Vote yes in the EUSA referendum to improve student representation

As I write, EUSA is giving its members the opportunity to change how it functions. As the elected representative for a notoriously unengaged school (Physics), I’d like to give my opinion on the major and more controversial changes.

I immediately supported the addition of a new Vice President Welfare. Students at King’s Buildings have a heavy work load, which can often lead to high levels of stress. It would be nice to have a full-time officer that is fully focused on supporting our mental health and wellbeing perhaps by pushing for shorter waiting times at the Counselling Service or making Wednesday afternoons completely free for sport and relaxation.

Interestingly, the most controversial issues seem to be those that will affect Student Council. For those who don’t know, this is a monthly meeting where students submit and vote on actions for EUSA to take forward.

A surprisingly contentious point is that elected representatives (often representing thousands of students) will get a 1.5x weighted vote. In other words, pittance, especially when representatives at student council are often vastly outnumbered by select groups who come to vote for particular motions. As a school representative, I spoke against what has become known as the “arms motion”, whose ultimate aim was to ban arms companies from careers fairs. There was however, little understanding of how it would actually affect STEM students at this university. As a representative for such people, I had no power to do anything other than speak.

It’s all well and good to say “students could have come and voted”, but let’s be honest, they don’t and until the attitude to politics at King’s Buildings changes, they likely never will. Quite frankly, most people have work to do when student council is on, or are taking a well-deserved break. At the moment, decisions made on behalf of 35,000 students are too often swayed by the ability of select groups of politically motivated students to ‘pack the room’ on particular votes. This needs to change.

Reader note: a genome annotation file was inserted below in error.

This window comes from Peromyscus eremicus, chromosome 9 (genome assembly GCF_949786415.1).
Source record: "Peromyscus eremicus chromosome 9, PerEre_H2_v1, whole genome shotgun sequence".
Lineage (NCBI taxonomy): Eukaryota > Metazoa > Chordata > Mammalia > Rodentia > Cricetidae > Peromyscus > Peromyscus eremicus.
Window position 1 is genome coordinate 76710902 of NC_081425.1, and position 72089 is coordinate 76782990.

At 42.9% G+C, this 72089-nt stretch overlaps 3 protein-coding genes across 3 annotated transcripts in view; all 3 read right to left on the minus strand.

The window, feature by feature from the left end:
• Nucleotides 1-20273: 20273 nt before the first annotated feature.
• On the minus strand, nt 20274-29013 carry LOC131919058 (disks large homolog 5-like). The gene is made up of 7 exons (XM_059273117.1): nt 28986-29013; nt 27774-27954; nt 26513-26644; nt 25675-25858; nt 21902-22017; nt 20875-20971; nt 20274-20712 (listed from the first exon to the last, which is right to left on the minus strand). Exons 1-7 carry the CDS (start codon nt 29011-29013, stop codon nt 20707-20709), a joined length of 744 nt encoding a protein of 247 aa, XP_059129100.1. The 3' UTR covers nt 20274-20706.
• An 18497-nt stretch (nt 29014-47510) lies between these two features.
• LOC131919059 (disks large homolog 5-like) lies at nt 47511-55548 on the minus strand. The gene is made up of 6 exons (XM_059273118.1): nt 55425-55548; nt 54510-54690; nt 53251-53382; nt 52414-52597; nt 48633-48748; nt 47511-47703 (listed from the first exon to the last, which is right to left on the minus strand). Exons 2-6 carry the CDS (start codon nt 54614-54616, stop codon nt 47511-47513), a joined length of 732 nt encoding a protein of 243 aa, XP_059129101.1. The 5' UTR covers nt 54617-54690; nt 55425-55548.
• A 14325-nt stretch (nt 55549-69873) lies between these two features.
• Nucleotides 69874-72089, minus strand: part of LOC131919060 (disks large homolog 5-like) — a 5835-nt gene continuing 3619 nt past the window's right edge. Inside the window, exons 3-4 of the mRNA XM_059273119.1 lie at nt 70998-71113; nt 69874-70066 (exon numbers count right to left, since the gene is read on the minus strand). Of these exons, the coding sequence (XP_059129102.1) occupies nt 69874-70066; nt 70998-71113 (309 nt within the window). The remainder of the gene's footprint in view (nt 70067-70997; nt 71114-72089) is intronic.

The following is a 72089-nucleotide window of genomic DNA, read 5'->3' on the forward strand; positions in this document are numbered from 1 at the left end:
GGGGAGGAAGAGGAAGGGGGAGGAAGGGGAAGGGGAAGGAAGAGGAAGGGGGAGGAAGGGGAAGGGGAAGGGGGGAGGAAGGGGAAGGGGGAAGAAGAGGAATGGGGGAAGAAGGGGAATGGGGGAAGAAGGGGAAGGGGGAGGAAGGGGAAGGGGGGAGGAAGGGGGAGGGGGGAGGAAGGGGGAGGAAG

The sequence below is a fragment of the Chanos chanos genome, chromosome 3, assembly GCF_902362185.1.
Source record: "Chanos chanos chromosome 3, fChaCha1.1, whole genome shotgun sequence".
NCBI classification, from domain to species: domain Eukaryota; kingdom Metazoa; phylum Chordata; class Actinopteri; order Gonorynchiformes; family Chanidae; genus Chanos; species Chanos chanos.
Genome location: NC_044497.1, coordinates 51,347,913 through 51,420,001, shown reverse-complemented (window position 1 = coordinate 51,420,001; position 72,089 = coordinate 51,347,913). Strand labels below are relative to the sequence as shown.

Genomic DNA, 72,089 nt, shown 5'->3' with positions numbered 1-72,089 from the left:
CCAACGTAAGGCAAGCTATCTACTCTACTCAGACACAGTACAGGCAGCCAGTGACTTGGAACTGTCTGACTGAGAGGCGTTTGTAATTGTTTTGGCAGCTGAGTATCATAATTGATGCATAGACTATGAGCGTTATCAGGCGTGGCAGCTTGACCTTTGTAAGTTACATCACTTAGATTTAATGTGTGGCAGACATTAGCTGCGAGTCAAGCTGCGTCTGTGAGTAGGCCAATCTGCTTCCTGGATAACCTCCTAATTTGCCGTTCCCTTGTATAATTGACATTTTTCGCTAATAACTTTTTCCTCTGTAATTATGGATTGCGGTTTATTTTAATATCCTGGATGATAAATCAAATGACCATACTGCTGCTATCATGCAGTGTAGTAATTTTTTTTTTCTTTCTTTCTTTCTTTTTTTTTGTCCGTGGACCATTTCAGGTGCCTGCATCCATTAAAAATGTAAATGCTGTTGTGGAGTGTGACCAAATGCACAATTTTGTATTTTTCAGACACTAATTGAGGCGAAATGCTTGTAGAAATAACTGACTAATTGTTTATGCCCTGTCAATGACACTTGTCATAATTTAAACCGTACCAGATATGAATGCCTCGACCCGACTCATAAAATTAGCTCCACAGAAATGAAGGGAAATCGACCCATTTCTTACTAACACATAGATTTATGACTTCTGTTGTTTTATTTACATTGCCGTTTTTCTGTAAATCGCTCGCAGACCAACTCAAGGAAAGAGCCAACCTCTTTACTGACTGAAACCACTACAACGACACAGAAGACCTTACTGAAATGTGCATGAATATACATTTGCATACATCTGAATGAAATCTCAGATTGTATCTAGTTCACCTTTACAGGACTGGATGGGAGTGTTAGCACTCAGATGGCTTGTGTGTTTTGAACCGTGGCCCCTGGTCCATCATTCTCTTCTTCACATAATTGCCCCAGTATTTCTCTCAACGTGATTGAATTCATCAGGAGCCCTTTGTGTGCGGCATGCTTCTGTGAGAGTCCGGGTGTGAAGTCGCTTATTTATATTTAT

The weighted voting also makes a lot of sense in the context of the new system, where contentious issues that receive between 33% and 67% of the vote at Student Council will go to campus-wide online vote. This means that elected reps could push the more controversial issues to an online vote, making it easier for students from satellite campuses (like KB and Little France) to have their say.

The fear that there will be ‘too many referendums’ is also unfounded. This year, only two motions would have gone to online referendum – the “arms motion” and the approval of the Israel Engagement Society. Two important decisions that should have involved students who couldn’t make it to Student Council.

EUSA isn’t perfect, it still needs to involve more people from different campuses and more diverse socio-economic backgrounds. But this referendum presents a clear chance to make EUSA better and more representative of a majority of students, not just a select few. That’s why I will be voting ‘Yes’ to question 1.

Image: Jon Vrushi

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